What Is A Low FODMAP Diet? A Simple Guide For Beginners

Have you ever wondered about the low FODMAP diet? Or rather a Low FODMAP diet? I have recently had a few requests from readers to share more recipes and meal ideas with low FODMAP foods and ingredients, so I thought it might be useful to put together a series of blog posts covering the topic. I’ve had some personal practical experience cooking low FODMAP recipes, so I hope to share some useful tips and ideas on the blog.

Low FODMAP Diet foods

What Is A Low FODMAP Diet?

A diet low in FODMAPs is essentially a type of elimination diet. Often, a low FODMAP diet is implemented as a healing protocol for irritable bowel syndrome (IBS) or to treat small intestinal bacterial overgrowth (SIBO).

A low FODMAP diet is a 3-step approach to healing digestive issues that includes elimination and reduction, reintroduction, and personalisation. 

Other elimination diets include allergy elimination diet, keto, paleo, and autoimmune paleo (AIP). The goal of all elimination diets is to first reduce or eliminate specific foods or food groups that might be a culprit for certain reactions and symptoms. Later, you might reintroduce these foods or increase their intake to observe which ones impact you poorly or – in the case of many elimination diets – increase autoimmune markers and flare-ups.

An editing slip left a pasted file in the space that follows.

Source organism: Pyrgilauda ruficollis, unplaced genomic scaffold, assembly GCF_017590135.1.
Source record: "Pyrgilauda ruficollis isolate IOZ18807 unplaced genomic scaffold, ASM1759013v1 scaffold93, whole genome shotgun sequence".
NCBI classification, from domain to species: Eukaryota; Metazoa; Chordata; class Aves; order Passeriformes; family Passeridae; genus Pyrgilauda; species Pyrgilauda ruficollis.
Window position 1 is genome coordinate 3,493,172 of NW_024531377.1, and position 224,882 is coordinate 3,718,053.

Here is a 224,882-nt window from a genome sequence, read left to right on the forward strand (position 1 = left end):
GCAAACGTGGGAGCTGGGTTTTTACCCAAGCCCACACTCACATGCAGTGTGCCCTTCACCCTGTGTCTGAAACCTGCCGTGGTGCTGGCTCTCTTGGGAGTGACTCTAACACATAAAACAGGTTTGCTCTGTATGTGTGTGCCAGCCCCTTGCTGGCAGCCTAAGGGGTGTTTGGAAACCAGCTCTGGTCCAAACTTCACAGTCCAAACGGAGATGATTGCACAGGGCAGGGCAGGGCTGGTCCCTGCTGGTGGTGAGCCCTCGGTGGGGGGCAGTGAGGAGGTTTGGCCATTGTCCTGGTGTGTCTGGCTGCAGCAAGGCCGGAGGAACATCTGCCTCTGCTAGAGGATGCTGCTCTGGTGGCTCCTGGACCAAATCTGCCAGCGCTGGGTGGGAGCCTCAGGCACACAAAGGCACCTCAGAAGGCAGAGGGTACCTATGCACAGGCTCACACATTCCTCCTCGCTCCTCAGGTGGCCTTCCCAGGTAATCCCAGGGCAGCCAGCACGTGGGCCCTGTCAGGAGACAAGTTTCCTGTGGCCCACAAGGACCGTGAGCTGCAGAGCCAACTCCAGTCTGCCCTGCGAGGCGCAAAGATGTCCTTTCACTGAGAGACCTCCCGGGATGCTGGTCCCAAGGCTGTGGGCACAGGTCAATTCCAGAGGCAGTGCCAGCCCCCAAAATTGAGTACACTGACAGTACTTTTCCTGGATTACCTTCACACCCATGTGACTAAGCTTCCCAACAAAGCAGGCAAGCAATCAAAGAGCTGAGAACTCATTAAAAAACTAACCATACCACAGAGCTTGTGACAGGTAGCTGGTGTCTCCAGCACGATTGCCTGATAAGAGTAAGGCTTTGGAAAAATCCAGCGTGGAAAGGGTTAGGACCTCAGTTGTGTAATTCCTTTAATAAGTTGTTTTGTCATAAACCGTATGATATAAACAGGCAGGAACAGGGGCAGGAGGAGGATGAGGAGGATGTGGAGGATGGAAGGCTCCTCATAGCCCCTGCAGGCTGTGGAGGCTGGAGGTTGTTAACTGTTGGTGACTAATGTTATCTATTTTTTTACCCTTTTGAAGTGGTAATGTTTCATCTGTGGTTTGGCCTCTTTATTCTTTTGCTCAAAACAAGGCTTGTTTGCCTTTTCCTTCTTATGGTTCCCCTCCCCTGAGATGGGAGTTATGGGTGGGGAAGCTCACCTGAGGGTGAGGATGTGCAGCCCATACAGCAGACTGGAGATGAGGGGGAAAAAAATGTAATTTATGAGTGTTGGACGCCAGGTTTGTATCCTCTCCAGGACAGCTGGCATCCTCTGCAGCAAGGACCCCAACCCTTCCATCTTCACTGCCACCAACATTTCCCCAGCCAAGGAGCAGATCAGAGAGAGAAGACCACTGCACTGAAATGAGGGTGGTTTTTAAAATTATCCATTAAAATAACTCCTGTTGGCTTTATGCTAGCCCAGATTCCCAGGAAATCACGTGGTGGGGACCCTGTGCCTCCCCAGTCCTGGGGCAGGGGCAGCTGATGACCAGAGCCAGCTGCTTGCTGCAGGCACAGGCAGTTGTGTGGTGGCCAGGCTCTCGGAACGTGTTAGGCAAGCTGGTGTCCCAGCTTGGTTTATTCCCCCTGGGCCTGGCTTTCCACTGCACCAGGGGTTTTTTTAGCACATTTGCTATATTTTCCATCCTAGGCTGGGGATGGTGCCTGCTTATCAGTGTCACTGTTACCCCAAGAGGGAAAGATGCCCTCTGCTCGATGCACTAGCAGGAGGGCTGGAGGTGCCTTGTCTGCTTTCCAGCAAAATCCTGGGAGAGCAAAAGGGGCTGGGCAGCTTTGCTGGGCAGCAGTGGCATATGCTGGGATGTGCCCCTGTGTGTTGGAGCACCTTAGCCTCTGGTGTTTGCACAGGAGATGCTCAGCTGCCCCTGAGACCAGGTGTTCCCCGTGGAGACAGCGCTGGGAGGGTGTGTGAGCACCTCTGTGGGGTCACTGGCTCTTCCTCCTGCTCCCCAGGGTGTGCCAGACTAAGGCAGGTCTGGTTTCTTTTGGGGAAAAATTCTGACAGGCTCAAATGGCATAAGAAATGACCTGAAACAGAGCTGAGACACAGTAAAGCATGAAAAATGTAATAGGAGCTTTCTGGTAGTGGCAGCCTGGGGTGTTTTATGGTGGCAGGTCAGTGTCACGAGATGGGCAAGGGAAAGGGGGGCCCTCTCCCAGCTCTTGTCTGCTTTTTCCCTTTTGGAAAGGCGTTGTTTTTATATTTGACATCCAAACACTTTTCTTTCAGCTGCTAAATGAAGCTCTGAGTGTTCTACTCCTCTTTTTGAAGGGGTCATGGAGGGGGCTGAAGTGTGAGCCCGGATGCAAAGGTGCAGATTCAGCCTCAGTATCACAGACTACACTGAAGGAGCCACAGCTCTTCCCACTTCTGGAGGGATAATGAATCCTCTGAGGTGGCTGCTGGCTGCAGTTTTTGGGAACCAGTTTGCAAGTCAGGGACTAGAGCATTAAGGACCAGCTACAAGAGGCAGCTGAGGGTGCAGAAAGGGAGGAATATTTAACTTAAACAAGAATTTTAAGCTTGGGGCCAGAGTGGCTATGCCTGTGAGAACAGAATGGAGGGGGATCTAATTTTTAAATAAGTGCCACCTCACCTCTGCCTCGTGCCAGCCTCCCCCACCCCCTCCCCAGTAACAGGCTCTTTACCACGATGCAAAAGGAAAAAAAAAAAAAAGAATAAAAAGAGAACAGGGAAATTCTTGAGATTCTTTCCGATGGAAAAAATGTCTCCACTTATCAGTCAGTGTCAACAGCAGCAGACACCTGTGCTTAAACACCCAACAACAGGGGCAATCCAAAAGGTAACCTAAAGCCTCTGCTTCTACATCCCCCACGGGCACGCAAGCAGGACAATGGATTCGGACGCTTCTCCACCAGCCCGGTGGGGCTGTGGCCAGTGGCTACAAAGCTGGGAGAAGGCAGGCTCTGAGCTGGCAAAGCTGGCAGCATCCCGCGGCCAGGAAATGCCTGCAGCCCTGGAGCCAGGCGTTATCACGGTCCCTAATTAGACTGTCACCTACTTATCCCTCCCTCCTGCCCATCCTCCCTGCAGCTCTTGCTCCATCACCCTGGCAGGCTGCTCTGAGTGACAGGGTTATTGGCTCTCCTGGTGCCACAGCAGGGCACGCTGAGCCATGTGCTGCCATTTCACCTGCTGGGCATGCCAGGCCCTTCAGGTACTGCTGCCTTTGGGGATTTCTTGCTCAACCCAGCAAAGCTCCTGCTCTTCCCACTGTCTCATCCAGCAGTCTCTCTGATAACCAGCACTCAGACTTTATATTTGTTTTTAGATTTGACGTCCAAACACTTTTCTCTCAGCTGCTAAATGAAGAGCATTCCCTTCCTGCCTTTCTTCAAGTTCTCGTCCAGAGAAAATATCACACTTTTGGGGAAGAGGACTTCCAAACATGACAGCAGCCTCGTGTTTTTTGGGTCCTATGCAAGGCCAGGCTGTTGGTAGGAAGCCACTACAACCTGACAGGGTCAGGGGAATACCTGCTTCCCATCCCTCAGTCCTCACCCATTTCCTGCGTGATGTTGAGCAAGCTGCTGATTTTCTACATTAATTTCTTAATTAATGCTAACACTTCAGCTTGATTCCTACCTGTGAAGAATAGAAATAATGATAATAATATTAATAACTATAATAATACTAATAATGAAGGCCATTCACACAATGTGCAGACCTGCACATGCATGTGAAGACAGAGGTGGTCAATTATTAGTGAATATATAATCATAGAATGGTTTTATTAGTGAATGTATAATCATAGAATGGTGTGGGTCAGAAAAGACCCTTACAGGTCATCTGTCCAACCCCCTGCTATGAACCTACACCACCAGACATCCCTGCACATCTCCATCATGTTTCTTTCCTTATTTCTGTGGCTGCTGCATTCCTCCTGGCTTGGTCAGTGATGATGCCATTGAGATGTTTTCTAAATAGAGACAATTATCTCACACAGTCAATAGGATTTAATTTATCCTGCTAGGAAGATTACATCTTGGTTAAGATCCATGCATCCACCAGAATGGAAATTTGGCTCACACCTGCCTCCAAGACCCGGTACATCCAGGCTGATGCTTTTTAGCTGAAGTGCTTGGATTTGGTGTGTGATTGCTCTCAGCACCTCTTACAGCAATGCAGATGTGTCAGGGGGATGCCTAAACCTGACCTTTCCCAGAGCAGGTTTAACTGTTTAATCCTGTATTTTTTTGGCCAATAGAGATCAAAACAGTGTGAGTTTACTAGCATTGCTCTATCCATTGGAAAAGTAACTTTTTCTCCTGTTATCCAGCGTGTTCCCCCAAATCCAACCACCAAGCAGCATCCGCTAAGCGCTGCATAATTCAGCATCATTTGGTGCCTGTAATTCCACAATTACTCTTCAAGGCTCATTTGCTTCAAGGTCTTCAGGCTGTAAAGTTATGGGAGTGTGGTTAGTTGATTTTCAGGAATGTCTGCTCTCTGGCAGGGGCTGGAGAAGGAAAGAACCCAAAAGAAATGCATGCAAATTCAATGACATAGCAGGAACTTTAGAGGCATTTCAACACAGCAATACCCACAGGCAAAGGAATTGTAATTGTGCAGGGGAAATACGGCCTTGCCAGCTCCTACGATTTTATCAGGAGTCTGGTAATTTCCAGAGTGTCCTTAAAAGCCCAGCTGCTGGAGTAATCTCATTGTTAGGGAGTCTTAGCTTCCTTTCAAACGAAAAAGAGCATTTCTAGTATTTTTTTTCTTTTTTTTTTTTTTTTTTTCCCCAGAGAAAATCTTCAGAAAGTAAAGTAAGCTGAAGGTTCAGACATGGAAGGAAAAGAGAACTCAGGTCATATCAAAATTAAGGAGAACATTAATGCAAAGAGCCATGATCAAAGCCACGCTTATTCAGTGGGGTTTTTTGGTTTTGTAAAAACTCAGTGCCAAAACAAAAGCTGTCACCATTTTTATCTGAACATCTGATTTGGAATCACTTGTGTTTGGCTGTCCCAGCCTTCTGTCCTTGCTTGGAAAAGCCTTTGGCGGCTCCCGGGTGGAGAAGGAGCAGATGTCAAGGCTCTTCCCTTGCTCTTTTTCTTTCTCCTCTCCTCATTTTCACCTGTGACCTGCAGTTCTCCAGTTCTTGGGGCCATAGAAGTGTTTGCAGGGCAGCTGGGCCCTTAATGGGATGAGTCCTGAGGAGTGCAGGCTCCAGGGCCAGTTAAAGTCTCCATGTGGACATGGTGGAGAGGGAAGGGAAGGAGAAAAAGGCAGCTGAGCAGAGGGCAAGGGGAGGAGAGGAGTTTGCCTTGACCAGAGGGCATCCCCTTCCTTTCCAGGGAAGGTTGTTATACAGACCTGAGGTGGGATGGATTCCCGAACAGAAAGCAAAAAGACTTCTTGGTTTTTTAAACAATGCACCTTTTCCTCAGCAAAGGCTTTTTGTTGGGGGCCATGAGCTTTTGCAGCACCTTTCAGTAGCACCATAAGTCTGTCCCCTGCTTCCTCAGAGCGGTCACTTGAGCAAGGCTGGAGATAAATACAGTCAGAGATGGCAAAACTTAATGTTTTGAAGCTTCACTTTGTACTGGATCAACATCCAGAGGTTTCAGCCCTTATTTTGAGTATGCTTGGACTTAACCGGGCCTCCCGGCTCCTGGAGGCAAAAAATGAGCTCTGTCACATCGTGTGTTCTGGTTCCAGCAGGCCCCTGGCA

What Does FODMAP Stand For?

FODMAP is an acronym that stands for fermentable oligosaccharides, disaccharides, monosaccharides, and polyols. In other words, these are types of carbohydrates or sugars.

  • Fructose is found in fruits and sugary foods as well as some vegetables. 
  • Lactose is found in dairy.
  • Fructans are found in grains.
  • Galactans are found in beans and lentils.
  • Polyols are found in sugar alcohols like xylitol, sorbitol, and maltitol. 

These particular types of short-chain carbohydrates are more likely to resist digestion which ultimately leads to digestive issues. They pass through the small intestine slowly which attracts water. Later, they ferment in the gut which can cause pain, bloating, gas, diarrhoea, and other GI issues. Many people are fine with FODMAPS even if they do experience these symptoms. However, those with preexisting issues such as SIBO and especially with IBS could consider a low FODMAP diet to see if they are being impacted by these specific foods.